State Bill Seeks CEQA Exemption for California Universities

A bill introduced in the California legislature would allow public universities to bypass environmental review regulations for student housing projects.

2 minute read

February 27, 2022, 9:00 AM PST

By Diana Ionescu @aworkoffiction

Berkeley Hills Bay Area

eakkarat rangram / Shutterstock

After an outcry from prospective students and advocates over a proposed cap to new enrollment, California state senator Scott Wiener has introduced a bill that would exempt housing projects built by public universities from environmental review.

As Colleen Shalby reports in the Los Angeles Times, "Wiener’s bill would exempt University of California, California State University and California Community Colleges from the state’s premier environmental law, the California Environmental Quality Act, when pursuing housing projects. Campuses must, however, pay prevailing wages and employ a skilled and trained workforce. Housing can’t be built on farmland, wetlands or a high fire hazard severity zone."

A judge ordered the university to cap its enrollment for the upcoming school year after a neighborhood group sued on the grounds that the university had not conducted a proper environmental review for a larger student body, which may affect thousands of students already accepted to the school.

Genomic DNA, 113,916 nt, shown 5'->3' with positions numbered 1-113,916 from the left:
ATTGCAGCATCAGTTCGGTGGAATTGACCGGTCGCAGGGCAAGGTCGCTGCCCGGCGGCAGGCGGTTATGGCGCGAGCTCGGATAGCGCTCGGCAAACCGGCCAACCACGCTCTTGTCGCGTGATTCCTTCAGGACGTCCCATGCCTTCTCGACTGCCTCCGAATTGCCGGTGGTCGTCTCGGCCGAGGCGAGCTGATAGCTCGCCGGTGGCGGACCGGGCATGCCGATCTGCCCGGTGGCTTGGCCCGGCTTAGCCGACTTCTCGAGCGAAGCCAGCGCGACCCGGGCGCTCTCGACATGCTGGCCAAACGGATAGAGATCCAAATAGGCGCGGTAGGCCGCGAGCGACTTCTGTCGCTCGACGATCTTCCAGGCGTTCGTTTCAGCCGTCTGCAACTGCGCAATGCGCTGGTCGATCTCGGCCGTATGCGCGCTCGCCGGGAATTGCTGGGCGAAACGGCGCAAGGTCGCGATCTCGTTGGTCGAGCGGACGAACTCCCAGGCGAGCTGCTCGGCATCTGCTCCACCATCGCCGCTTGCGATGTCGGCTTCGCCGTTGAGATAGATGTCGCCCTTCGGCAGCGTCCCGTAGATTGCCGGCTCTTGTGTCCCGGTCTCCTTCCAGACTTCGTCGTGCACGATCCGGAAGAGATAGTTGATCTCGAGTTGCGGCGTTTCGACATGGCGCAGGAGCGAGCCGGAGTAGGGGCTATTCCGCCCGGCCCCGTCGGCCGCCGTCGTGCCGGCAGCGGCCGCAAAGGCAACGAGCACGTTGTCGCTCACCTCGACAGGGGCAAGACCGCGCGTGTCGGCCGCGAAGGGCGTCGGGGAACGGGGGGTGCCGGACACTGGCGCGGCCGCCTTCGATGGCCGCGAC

While the bill was written before the recent U.C. Berkeley debacle, Shalby notes, it would potentially ease the permitting process for future university housing developments. Sen. Wiener spoke to the unfortunate tendency of the California Environmental Quality Act (CEQA) to delay or stop housing projects. "Student housing projects eliminate pollution by offering students easier access to school, allowing them to walk or bike to campus instead of commuting by vehicle, he said."

With the housing crisis hitting low-income students especially hard, Wiener says access to secure, affordable housing is key to providing them with the opportunity to succeed. "According to a 2021 report by the Legislative Analyst’s Office, 16% of UC students and 10% of Cal State students are currently experiencing homelessness, which includes transitional housing or hotels. And a 2019 survey of 40,000 California community college students found that 19% were homeless in the prior year and 60% had experienced housing insecurity."

Tuesday, February 22, 2022 in Los Angeles Times

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